"One final message to anyone who is intending to go into the city to engage in protest activity. Do not do it. Our policing operation has been in place since early this morning, and up to 1000 police officers including a range of specialist resources on the ground already," he said.

Eighty-five people have been charged and 300 infringement notices issues over last week's protest, which was staged in defiance of stay-at-home orders.

Victoria records two new cases; changes intervals for Pfizer jabs.

Victoria reported two new locally acquired cases of COVID-19 on Saturday, both of which are linked to the traffic controller who tested positive on Wednesday after working at the Moonee Valley Racecourse COVID-19 testing site.

One is the partner of the traffic controller and has been in isolation throughout their infectious period.

The other is a fellow traffic controller from the Moonee Valley site. The person was in the community briefly before learning they were a close contact and being directed to isolate.

The Devon Plaza Woolworths in Doncaster was added as a Tier-1 exposure site overnight after being visited by the man on Wednesday, July 28.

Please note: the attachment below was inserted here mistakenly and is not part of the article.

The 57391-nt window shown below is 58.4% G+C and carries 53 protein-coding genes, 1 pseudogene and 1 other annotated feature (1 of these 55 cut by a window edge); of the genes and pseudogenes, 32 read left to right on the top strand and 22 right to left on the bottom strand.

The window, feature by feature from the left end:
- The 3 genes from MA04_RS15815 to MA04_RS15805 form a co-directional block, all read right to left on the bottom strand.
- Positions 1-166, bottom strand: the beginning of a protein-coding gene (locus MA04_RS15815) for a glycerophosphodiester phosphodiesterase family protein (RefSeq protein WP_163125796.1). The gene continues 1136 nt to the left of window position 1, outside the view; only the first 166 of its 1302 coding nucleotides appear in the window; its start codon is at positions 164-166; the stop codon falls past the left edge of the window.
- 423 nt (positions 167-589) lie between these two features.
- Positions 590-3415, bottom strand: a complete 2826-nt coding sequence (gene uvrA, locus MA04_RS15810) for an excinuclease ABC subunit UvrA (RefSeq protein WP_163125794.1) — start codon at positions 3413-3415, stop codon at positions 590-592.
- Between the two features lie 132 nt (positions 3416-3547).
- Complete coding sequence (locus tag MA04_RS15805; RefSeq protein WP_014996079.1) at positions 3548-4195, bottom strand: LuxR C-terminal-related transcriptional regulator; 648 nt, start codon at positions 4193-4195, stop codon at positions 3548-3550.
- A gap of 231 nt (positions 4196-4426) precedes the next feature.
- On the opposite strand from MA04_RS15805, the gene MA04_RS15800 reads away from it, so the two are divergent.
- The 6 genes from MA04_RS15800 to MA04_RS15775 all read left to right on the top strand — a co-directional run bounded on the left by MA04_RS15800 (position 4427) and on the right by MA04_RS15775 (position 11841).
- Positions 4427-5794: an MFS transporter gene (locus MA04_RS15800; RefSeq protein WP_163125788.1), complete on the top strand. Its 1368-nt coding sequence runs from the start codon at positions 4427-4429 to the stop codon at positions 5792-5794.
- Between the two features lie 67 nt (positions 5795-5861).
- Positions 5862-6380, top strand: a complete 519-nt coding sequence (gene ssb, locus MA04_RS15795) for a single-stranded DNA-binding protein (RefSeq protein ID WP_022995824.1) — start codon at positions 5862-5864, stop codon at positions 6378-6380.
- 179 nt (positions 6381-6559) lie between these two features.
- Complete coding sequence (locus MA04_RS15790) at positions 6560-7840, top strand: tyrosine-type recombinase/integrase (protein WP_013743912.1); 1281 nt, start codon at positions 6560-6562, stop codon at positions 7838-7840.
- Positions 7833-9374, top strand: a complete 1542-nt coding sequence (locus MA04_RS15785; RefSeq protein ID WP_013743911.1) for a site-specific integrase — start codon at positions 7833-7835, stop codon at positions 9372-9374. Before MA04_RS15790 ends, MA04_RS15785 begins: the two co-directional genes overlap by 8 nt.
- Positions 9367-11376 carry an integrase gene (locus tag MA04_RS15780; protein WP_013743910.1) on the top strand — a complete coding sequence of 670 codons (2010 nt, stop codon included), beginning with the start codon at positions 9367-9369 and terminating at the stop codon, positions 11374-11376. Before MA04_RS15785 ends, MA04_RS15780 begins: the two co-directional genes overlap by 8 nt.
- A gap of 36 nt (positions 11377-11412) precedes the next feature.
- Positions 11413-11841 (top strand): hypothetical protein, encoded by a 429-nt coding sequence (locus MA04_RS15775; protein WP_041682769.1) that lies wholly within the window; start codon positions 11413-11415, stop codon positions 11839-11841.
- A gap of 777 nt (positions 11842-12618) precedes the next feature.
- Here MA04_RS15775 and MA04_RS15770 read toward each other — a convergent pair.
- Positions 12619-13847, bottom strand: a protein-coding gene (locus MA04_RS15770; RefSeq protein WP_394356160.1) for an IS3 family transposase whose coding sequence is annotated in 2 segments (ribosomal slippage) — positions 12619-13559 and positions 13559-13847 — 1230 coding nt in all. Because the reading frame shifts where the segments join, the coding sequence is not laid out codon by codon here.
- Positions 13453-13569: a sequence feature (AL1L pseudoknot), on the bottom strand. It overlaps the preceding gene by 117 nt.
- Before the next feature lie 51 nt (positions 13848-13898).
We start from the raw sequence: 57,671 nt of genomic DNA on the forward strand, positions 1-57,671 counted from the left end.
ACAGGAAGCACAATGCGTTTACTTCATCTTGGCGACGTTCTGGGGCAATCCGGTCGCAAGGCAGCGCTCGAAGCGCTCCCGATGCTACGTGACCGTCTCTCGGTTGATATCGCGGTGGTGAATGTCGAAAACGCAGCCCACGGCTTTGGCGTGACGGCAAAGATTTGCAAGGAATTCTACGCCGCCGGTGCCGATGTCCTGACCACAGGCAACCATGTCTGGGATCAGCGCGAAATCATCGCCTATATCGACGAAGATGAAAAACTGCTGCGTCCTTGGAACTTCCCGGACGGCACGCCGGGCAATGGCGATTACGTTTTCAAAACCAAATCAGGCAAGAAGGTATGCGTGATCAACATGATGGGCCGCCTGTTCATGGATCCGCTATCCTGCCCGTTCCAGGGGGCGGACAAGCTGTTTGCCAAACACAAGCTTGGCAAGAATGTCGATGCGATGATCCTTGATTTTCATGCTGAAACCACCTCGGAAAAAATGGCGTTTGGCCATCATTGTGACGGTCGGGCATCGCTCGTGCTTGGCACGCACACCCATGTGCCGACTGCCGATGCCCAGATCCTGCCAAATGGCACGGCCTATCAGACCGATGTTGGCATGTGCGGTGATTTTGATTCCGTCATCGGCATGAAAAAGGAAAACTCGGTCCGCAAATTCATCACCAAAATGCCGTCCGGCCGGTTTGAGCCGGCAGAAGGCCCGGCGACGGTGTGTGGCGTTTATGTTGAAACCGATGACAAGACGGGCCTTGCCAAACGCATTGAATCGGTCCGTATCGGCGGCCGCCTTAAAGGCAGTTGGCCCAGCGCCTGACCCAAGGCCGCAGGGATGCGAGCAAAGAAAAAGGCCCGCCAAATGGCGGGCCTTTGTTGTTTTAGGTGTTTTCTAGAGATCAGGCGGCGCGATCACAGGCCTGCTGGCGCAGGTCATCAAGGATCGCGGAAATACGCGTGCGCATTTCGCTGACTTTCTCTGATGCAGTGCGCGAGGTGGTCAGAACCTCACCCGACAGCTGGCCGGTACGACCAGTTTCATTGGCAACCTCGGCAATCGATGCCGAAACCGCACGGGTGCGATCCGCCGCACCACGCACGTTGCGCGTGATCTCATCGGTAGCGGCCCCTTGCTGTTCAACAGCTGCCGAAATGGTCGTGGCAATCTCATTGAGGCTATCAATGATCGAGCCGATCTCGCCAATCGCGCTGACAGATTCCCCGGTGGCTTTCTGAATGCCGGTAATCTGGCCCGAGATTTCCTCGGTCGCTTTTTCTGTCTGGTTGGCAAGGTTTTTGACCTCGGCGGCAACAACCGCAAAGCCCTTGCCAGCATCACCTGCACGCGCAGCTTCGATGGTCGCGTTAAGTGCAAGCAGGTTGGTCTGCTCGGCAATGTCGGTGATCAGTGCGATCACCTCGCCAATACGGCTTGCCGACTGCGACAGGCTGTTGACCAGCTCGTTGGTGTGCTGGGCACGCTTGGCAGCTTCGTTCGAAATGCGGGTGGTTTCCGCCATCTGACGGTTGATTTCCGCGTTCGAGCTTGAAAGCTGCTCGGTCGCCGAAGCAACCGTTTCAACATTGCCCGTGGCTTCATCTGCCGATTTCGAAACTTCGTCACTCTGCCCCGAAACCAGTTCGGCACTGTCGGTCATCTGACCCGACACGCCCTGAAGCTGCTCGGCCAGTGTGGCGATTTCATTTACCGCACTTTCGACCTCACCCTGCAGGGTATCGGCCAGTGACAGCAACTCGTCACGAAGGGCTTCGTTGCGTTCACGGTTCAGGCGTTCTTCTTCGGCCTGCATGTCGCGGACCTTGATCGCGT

Authorities are still working to determine precisely how the original case acquired their infection.

Meanwhile, Victorian health authorities announced that the minimum interval between first and second doses of the Pfizer COVID-19 vaccine would be extended from three to six weeks at all state-run sites, in an effort to boost the number of Victorians with their first jab.

"That does front-load the first doses for Victorians and allows more to receive that first dose in coming weeks," the states Chief Health Officer Brett Sutton said.

The changes will not apply to those who have already booked their second jab, nor to hotel quarantine and border workers, frontline workers, correctional services staff and clients, or those administered by GPs.